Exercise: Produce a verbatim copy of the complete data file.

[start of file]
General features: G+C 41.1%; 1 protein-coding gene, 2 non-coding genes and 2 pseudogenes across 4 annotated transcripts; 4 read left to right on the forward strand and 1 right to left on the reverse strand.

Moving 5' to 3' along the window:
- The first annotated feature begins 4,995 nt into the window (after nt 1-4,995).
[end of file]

General features: G+C 41.1%; 1 protein-coding gene, 2 non-coding genes and 2 pseudogenes across 4 annotated transcripts; 4 read left to right on the forward strand and 1 right to left on the reverse strand.

Moving 5' to 3' along the window:
- The first annotated feature begins 4,995 nt into the window (after nt 1-4,995).